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Three great coronavirus rebuild stories from three British businesses

Change and adaptation during the immense pressure of the coronavirus outbreak don’t have to be huge and expensive. Find out how three enterprising business leaders experimented and pivoted in different ways to protect revenues and build for the future. Then click through for their full story.

Stationery store accelerates route to digital (CEO Sidonie Warren)

Physical retail isn’t going to see much growth for the next 12 months so Papersmiths extended its online offering. CEO Sidonie Warren is blending bricks and clicks, keeping the company’s five existing stores but pushing ecommerce as the biggest growth opportunity. She’s tweaking the website to reflect emerging customer needs – introducing a range of working from home products, self-development and journaling products, for example. Staff had been signing up customers in store for the past year so that’s given her an email list to work with now and she’s sending a newsletter to generate steady web traffic and sales.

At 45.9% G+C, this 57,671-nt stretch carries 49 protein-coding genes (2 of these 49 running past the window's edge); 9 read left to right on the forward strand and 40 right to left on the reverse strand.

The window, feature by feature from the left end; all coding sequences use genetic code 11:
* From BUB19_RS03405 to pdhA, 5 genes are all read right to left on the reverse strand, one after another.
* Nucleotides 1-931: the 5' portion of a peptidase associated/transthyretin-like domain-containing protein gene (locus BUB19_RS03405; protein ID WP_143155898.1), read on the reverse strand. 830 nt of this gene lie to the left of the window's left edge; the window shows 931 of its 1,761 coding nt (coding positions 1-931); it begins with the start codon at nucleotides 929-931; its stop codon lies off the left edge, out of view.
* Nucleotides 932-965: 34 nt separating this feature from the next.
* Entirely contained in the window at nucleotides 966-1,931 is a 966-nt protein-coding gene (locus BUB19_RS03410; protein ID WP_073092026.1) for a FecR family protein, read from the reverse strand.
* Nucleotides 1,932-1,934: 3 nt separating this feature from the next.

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Luxury hotel chain targets the staycation market (MD Howard Hastings)

As they reopen seven luxury properties in Northern Ireland over the next couple of months, Hastings Hotels is focussing on the 4.5m holidaymakers south of the Irish border. Howard Hastings knew there was untapped potential, but it became compelling in a post-lockdown summer where overseas travel is off the cards for many. The chain’s typical seasonal trade is from coach loads of US customers “ticking Ireland off the list”. But closer to home visitors are more likely to turn into repeat visitors and produce a higher lifetime value.

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Accountants create lasting value with short-term thinking (Co-founder Paul Bulpitt)

The Wow Company has spent lockdown looking for ways to be helpful to customers in a crisis and running small experiments with new services to see what worked and what didn’t. After a first week of just listening to existing clients’ worries, Paul Bulpitt and his team set up a free HR helpline to answer clients’ employment law questions. Another innovation included a mental health helpline and portal. Even though these are additions that might not scale or even last into next year, they’ve yielded immense value for now and Paul is of the opinion that innovations don’t have to be scalable and permanent.

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